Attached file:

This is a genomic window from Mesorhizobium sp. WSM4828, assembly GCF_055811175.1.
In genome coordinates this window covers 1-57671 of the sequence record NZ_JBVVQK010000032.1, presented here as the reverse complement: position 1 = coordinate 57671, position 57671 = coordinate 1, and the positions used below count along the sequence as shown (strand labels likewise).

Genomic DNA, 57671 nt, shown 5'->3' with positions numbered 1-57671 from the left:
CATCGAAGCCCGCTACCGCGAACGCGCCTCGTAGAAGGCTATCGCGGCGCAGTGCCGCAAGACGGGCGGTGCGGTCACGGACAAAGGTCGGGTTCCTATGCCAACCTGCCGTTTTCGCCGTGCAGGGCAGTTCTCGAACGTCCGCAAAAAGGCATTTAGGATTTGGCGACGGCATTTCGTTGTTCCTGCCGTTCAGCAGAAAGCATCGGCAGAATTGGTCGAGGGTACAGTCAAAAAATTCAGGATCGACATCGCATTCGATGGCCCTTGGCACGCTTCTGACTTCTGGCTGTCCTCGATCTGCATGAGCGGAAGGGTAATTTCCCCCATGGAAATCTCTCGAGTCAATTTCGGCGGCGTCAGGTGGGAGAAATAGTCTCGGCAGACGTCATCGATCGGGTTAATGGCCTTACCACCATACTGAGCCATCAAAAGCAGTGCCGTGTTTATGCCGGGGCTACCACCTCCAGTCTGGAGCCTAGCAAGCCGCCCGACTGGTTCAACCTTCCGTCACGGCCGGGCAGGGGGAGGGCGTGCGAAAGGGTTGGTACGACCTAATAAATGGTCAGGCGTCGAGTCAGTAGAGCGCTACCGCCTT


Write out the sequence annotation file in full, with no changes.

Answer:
This is a genomic window from Mesorhizobium sp. WSM4828, assembly GCF_055811175.1.
In genome coordinates this window covers 1-57671 of the sequence record NZ_JBVVQK010000032.1, presented here as the reverse complement: position 1 = coordinate 57671, position 57671 = coordinate 1, and the positions used below count along the sequence as shown (strand labels likewise).

Genomic DNA, 57671 nt, shown 5'->3' with positions numbered 1-57671 from the left:
CATCGAAGCCCGCTACCGCGAACGCGCCTCGTAGAAGGCTATCGCGGCGCAGTGCCGCAAGACGGGCGGTGCGGTCACGGACAAAGGTCGGGTTCCTATGCCAACCTGCCGTTTTCGCCGTGCAGGGCAGTTCTCGAACGTCCGCAAAAAGGCATTTAGGATTTGGCGACGGCATTTCGTTGTTCCTGCCGTTCAGCAGAAAGCATCGGCAGAATTGGTCGAGGGTACAGTCAAAAAATTCAGGATCGACATCGCATTCGATGGCCCTTGGCACGCTTCTGACTTCTGGCTGTCCTCGATCTGCATGAGCGGAAGGGTAATTTCCCCCATGGAAATCTCTCGAGTCAATTTCGGCGGCGTCAGGTGGGAGAAATAGTCTCGGCAGACGTCATCGATCGGGTTAATGGCCTTACCACCATACTGAGCCATCAAAAGCAGTGCCGTGTTTATGCCGGGGCTACCACCTCCAGTCTGGAGCCTAGCAAGCCGCCCGACTGGTTCAACCTTCCGTCACGGCCGGGCAGGGGGAGGGCGTGCGAAAGGGTTGGTACGACCTAATAAATGGTCAGGCGTCGAGTCAGTAGAGCGCTACCGCCTT